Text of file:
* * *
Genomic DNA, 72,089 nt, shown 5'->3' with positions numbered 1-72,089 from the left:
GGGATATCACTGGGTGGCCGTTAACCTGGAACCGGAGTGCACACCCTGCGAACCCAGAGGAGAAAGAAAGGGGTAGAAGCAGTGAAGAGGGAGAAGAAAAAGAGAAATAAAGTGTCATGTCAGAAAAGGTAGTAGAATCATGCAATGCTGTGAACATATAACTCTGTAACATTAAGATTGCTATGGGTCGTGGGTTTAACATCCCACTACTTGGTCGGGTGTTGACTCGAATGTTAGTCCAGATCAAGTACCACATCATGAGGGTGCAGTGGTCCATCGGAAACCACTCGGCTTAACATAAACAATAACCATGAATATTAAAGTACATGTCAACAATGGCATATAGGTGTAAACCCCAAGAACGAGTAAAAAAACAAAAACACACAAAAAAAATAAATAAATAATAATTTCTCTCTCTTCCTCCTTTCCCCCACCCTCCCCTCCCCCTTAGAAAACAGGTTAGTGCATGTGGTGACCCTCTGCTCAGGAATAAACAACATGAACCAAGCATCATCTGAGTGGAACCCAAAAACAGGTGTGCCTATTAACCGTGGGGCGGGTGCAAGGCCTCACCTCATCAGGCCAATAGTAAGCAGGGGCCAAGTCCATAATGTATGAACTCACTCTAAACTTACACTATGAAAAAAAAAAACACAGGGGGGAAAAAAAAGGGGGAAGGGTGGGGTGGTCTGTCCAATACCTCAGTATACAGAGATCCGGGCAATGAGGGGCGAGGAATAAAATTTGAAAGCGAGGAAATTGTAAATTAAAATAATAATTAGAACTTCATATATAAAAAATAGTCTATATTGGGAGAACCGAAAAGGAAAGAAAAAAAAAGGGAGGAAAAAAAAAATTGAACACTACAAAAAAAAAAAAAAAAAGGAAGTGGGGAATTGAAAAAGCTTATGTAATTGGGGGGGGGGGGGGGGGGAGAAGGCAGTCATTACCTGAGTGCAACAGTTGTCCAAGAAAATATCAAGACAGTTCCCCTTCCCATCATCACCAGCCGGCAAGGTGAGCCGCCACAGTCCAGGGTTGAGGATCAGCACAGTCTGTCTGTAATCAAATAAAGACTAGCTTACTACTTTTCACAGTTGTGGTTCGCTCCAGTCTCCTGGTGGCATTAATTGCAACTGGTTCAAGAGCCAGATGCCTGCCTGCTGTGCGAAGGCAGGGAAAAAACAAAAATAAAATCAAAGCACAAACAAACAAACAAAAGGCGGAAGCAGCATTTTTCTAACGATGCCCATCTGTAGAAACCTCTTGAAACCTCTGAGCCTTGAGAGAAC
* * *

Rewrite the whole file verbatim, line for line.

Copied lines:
Genomic DNA, 72,089 nt, shown 5'->3' with positions numbered 1-72,089 from the left:
GGGATATCACTGGGTGGCCGTTAACCTGGAACCGGAGTGCACACCCTGCGAACCCAGAGGAGAAAGAAAGGGGTAGAAGCAGTGAAGAGGGAGAAGAAAAAGAGAAATAAAGTGTCATGTCAGAAAAGGTAGTAGAATCATGCAATGCTGTGAACATATAACTCTGTAACATTAAGATTGCTATGGGTCGTGGGTTTAACATCCCACTACTTGGTCGGGTGTTGACTCGAATGTTAGTCCAGATCAAGTACCACATCATGAGGGTGCAGTGGTCCATCGGAAACCACTCGGCTTAACATAAACAATAACCATGAATATTAAAGTACATGTCAACAATGGCATATAGGTGTAAACCCCAAGAACGAGTAAAAAAACAAAAACACACAAAAAAAATAAATAAATAATAATTTCTCTCTCTTCCTCCTTTCCCCCACCCTCCCCTCCCCCTTAGAAAACAGGTTAGTGCATGTGGTGACCCTCTGCTCAGGAATAAACAACATGAACCAAGCATCATCTGAGTGGAACCCAAAAACAGGTGTGCCTATTAACCGTGGGGCGGGTGCAAGGCCTCACCTCATCAGGCCAATAGTAAGCAGGGGCCAAGTCCATAATGTATGAACTCACTCTAAACTTACACTATGAAAAAAAAAAACACAGGGGGGAAAAAAAAGGGGGAAGGGTGGGGTGGTCTGTCCAATACCTCAGTATACAGAGATCCGGGCAATGAGGGGCGAGGAATAAAATTTGAAAGCGAGGAAATTGTAAATTAAAATAATAATTAGAACTTCATATATAAAAAATAGTCTATATTGGGAGAACCGAAAAGGAAAGAAAAAAAAAGGGAGGAAAAAAAAAATTGAACACTACAAAAAAAAAAAAAAAAAGGAAGTGGGGAATTGAAAAAGCTTATGTAATTGGGGGGGGGGGGGGGGGGAGAAGGCAGTCATTACCTGAGTGCAACAGTTGTCCAAGAAAATATCAAGACAGTTCCCCTTCCCATCATCACCAGCCGGCAAGGTGAGCCGCCACAGTCCAGGGTTGAGGATCAGCACAGTCTGTCTGTAATCAAATAAAGACTAGCTTACTACTTTTCACAGTTGTGGTTCGCTCCAGTCTCCTGGTGGCATTAATTGCAACTGGTTCAAGAGCCAGATGCCTGCCTGCTGTGCGAAGGCAGGGAAAAAACAAAAATAAAATCAAAGCACAAACAAACAAACAAAAGGCGGAAGCAGCATTTTTCTAACGATGCCCATCTGTAGAAACCTCTTGAAACCTCTGAGCCTTGAGAGAAC